Third party debt order
Produced in partnership with David Salter of Deputy High Court judge and Recorder

The following Family practice note produced in partnership with David Salter of Deputy High Court judge and Recorder provides comprehensive and up to date legal information covering:

  • Third party debt order
  • Debts capable of enforcement
  • Drawbacks of third party debt orders
  • Procedure
  • Applying for an interim order
  • Application
  • Order
  • Serving the interim order
  • Who effects service
  • Serving on a partnership
  • More...

Third party debt order

A third party debt order is a method of enforcement by which a creditor may enforce a debt against money owed to the debtor by a third party who is within the jurisdiction. Most often, this will be money held in the debtor's name in a bank or building society, or money owed to a self-employed debtor in the course of their trade. The court has discretion as to whether to grant a third party debt order that will depend on the circumstances at the time of enforcement. The order is obtained in two stages: an interim order (without notice) and a final order (on notice).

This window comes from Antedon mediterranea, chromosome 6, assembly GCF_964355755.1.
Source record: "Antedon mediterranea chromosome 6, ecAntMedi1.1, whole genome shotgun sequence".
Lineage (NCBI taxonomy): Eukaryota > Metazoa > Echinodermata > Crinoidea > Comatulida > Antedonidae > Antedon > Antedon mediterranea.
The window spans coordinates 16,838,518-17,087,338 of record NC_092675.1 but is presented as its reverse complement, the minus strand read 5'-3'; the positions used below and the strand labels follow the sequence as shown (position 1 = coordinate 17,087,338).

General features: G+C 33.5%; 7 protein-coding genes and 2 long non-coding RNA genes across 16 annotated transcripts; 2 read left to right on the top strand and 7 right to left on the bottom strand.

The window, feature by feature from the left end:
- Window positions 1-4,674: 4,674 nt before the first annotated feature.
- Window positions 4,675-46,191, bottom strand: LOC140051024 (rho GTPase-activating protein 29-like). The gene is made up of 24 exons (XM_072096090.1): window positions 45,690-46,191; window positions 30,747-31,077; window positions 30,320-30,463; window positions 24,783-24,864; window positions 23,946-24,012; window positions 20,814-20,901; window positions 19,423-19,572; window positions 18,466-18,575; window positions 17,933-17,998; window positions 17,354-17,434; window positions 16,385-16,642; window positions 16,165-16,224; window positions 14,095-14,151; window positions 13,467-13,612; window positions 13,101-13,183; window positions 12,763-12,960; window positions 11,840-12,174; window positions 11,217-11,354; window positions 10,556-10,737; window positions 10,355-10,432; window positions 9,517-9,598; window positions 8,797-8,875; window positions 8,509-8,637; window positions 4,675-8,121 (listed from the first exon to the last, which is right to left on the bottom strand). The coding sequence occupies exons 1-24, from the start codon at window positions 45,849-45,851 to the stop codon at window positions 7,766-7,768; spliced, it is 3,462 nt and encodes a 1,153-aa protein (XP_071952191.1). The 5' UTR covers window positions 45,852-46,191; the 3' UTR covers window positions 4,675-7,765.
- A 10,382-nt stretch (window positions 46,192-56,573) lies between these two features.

However, a final third party debt order may be made immediately in certain circumstances, for example, where the account is already subject to a freezing order.

Standard order interim and final third party debt orders have been issued as part of the standard orders project initiated by the President of the Family Division, see Practice Note: Standard orders—enforcement, orders 4.16 and 4.17.

Third party debt orders under the Civil Procedure Rules 1998 (CPR), SI 1998/3132, Pt 72 were introduced into family proceedings by the Family Procedure Rules 2010 (FPR 2010), SI 2010/2955, 33.24 with modifications. They replaced garnishee orders, but evolved from them. Therefore, case law relating to garnishee orders is likely still to be relevant, subject to

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